Kimberly-Clark, makers of Kleenex, Cottonelle, and Scott products has “set a goal of obtaining 100 percent of the wood fiber for its products — including its flagship brand, Kleenex— from environmentally responsible sources. By the end of 2011, the company will no longer use any pulp from the Boreal Forest unless it is Forest Stewardship Council (FSC)-certified. The policy also prevents the company from cutting endangered forests, and increases the company’s use of FSC-certified pulp and recycled fiber globally.”
Greenpeace and countless other activists have been after Kimberly- Clark since 2004 trying to get them to stop clear cutting ancient forests, especially the North American Boreal.“Today, ancient forests like the Boreal Forest have won,” said Richard Brooks, Greenpeace Canada Forest Campaign Coordinator. “This new relationship between Kimberly-Clark and Greenpeace will promote forest conservation, responsible forest management, and recycled fiber as far and wide as possible.”
Kimberly-Clark has also stated that by the end of 2011, they will no longer purchase fiber from the Canadian Boreal Forest that is not FSC certified.
The Canadian Boreal Forest is North America’s largest old growth forest. It provides habitat for endangered and threatened wildlife including the woodland caribou. It is a sanctuary for more than one billion migratory birds and is the largest terrestrial storehouse of carbon on the planet, storing the equivalent of 27 years worth of global greenhouse gas emissions.
Yeah, keeping that around is a good idea. Personally I don’t think anyone needs to be cutting into it for any reason whether the FSC certifies any of it or not.
Kimberly-Clark’s revised standards reinforce their long-standing ban on the use of wood fiber from illegal sources and they support the expansion of recycling initiatives .
“These revised standards are proof that when responsible companies and Greenpeace come together, the results can be good for business and great for the planet,” said Scott Paul, Greenpeace USA Forest Campaign Director. “Kimberly-Clark’s efforts are a challenge to its competitors. I hope other companies pay close attention.”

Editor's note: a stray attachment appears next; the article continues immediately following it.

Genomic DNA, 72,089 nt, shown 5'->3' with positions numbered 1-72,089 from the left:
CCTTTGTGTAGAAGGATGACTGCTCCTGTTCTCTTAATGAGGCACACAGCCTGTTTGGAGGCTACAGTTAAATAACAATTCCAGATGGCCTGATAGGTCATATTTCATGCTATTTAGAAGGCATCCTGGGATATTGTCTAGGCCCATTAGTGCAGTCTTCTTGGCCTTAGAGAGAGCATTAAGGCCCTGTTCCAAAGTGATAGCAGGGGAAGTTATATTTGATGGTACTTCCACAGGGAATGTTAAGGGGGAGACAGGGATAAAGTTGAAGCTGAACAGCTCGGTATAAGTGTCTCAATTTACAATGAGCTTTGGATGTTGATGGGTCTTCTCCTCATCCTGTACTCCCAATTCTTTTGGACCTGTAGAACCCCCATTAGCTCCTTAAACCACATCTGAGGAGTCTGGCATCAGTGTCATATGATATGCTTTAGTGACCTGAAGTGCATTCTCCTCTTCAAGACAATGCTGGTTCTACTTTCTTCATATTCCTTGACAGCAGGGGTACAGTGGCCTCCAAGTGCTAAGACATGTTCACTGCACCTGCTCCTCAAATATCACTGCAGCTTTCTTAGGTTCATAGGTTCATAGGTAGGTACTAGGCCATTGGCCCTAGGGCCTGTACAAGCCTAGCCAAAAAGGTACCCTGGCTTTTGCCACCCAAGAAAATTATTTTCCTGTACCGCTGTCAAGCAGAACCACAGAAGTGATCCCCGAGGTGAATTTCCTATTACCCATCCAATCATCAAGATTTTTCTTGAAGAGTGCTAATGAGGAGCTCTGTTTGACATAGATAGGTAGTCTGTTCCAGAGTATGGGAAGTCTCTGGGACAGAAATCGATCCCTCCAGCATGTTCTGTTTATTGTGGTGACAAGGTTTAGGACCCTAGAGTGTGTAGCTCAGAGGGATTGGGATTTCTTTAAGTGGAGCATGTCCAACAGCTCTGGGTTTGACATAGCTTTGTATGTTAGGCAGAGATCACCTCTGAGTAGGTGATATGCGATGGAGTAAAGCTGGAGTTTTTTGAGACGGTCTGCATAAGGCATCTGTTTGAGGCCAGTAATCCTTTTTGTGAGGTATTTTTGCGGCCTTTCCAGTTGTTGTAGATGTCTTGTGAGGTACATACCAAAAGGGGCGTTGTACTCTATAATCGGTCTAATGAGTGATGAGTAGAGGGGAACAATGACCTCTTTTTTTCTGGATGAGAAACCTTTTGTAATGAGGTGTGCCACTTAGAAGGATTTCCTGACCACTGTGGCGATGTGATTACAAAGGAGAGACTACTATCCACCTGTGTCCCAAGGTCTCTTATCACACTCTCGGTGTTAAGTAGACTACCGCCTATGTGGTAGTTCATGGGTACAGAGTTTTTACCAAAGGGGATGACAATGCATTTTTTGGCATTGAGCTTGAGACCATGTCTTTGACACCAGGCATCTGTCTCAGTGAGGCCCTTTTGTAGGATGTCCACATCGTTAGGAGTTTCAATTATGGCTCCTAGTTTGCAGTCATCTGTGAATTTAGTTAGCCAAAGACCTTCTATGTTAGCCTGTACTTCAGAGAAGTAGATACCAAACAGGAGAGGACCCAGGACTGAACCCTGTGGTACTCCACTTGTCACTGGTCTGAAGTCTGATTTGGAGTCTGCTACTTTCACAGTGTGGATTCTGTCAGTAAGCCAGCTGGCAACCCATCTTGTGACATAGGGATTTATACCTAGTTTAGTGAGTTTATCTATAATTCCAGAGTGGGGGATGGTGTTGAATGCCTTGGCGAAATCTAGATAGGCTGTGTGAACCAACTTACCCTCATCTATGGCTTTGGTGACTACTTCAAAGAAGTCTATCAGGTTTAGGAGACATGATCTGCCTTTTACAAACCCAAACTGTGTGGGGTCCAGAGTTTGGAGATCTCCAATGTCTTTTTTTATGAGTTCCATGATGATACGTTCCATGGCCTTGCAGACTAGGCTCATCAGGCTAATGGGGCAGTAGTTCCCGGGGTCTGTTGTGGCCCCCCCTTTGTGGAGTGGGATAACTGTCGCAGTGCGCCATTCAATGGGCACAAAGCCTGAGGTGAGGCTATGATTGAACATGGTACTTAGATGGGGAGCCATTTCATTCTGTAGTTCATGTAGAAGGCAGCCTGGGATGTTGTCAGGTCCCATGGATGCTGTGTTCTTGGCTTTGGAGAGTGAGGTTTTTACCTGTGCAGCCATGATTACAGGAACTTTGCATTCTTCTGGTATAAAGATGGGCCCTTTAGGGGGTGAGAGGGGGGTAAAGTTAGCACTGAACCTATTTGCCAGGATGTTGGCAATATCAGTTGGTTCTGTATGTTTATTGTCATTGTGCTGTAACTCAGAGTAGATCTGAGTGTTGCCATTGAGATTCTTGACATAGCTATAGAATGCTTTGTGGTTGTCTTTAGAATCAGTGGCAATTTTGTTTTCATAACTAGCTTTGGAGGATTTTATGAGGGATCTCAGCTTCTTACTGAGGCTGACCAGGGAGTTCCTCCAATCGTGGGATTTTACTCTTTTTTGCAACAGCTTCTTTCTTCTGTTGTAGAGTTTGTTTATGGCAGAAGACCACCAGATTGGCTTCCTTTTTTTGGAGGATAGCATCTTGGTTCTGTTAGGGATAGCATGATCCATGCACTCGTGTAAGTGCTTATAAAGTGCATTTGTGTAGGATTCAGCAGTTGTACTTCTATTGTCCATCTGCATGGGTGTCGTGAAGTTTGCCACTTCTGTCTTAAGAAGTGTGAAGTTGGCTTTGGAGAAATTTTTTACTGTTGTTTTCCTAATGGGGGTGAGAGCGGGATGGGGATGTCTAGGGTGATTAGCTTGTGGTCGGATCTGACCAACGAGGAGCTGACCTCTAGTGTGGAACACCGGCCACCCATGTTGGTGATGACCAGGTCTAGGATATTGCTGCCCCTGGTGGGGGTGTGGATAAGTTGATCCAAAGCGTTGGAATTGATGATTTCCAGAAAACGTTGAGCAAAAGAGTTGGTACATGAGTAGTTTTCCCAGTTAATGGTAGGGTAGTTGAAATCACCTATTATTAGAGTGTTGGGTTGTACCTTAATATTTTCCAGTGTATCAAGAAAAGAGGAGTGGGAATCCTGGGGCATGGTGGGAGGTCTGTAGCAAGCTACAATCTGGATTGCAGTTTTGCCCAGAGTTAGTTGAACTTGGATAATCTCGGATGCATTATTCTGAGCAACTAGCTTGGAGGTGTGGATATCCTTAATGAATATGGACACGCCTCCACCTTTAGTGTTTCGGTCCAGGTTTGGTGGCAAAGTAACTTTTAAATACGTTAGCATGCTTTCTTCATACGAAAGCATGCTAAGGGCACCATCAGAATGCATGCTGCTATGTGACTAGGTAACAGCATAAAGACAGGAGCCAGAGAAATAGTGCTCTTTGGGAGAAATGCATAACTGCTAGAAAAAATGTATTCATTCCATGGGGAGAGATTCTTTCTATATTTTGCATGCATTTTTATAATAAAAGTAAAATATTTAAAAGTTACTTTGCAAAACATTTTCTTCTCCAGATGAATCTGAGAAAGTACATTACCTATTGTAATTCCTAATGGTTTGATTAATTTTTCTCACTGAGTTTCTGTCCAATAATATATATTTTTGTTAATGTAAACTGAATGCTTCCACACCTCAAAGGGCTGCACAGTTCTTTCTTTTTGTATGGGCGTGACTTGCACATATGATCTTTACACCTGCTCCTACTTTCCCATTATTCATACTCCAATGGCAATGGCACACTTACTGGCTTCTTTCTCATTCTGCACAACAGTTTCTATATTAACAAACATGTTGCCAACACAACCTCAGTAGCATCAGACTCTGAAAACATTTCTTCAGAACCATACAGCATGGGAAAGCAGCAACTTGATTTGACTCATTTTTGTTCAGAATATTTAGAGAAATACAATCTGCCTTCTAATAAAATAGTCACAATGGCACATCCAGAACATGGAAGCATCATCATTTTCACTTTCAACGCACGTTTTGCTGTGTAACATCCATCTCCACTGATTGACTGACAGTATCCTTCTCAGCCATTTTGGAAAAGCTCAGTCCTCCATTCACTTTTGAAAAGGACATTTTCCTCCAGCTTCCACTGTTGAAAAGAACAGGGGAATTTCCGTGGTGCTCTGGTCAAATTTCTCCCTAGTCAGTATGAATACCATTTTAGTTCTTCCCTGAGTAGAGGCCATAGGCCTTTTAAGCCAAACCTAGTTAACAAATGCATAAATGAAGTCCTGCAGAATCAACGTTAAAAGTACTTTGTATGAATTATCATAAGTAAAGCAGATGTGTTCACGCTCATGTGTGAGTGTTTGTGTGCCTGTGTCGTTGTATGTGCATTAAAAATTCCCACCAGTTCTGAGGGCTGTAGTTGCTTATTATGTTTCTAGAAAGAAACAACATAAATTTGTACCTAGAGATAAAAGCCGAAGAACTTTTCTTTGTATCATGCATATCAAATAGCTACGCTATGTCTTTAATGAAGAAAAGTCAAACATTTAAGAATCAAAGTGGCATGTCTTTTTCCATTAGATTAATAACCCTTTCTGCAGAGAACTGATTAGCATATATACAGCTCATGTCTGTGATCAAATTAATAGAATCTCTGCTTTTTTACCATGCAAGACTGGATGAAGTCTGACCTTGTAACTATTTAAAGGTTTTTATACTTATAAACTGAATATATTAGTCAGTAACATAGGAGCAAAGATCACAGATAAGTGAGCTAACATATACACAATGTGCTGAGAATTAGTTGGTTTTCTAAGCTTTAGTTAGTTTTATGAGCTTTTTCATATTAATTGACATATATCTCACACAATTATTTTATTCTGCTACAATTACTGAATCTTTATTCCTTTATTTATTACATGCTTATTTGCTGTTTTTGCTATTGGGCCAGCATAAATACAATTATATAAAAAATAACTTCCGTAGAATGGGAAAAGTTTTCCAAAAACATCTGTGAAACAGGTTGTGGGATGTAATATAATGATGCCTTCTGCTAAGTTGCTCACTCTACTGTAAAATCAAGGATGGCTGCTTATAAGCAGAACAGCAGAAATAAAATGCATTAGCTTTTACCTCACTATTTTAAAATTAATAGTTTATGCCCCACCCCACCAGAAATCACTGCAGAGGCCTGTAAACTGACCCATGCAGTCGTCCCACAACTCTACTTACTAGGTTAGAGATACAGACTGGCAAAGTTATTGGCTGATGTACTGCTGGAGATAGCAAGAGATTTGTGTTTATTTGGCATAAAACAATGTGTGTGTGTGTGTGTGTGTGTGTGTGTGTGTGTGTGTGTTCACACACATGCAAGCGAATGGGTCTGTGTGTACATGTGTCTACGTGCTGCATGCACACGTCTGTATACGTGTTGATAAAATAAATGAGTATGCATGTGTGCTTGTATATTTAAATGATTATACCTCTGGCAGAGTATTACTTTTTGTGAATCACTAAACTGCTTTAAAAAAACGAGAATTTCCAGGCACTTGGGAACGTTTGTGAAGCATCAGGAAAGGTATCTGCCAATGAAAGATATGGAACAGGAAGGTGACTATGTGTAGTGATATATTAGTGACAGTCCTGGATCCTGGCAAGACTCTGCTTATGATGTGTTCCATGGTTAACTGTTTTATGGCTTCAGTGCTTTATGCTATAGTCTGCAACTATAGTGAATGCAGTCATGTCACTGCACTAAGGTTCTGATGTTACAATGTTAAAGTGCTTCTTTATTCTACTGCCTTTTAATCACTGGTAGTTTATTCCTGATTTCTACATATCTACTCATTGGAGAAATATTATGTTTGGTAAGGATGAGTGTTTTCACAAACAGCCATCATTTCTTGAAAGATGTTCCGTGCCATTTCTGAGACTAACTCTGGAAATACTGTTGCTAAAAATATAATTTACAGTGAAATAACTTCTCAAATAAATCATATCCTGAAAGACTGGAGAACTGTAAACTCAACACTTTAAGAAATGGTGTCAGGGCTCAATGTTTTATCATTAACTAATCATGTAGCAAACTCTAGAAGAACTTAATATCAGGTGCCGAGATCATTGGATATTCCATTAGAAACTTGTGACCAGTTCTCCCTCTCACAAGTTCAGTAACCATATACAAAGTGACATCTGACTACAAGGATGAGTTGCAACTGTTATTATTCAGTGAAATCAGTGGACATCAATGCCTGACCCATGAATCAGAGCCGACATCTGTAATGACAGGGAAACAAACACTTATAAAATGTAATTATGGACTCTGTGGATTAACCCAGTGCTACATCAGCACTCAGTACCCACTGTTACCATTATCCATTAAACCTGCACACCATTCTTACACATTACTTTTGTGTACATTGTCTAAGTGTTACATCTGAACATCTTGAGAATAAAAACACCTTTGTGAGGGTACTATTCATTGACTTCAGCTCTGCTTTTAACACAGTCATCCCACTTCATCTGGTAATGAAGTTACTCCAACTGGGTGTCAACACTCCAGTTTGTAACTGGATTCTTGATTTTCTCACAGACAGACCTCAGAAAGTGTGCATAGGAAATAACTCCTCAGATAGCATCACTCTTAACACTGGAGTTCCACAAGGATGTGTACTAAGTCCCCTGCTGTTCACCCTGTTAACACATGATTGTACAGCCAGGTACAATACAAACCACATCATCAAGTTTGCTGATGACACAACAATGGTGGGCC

Now Greenpeace hopes that Georgia-Pacific and Procter & Gamble will follow suit and become sustainable as well.
Honestly I think this is wonderful, a huge step in the right direction. A major company is publicly making changes for a better, greener, earth.
My big question though is why cut any trees down?
With so much paper out there floating around why can’t everything be made from recycled paper right now? Obviously in the future if we keep recycling the same paper over and over again it will lose strength but right now there is so much…why the need to cut down trees?
I mean honestly they make toilet paper and tissues it’s not like we need fresh tree pulp to wipe with, do we?
I don’t. Almost all of the toilet paper products I buy are made with PCW recycled content. Unless I find myself at a store that doesn’t offer one of the brands I usually buy then I’m stuck with whatever they have.
I’ve avoided buying Kleenex products for years. At least with K-C becoming sustainable in the future I’ll have more product options at the grocery store.
But remember they have set a goal to become sustainable, that doesn’t mean they are instantly eco. So it’ll be awhile before I think of buying Kleenex.
I see one problem with your thesis of “why cut any trees down”, the boreal forest is designed to replace the trees when they become mature. Natures way is to let the forest burn. If the trees are harvested, the bulk of the tree is used in housing construction, some by products are used for pulp, the remaining by products are used for energy production. Bottom line, every 80 to 100 years the forest will be replaced with new growth, be it by fire or harvesting.
it’s about time! I was getting tired of having to go to different stores for all my shopping. I’ll keep an eye on my Greenpeace paper products iPhone app to see when it really happens.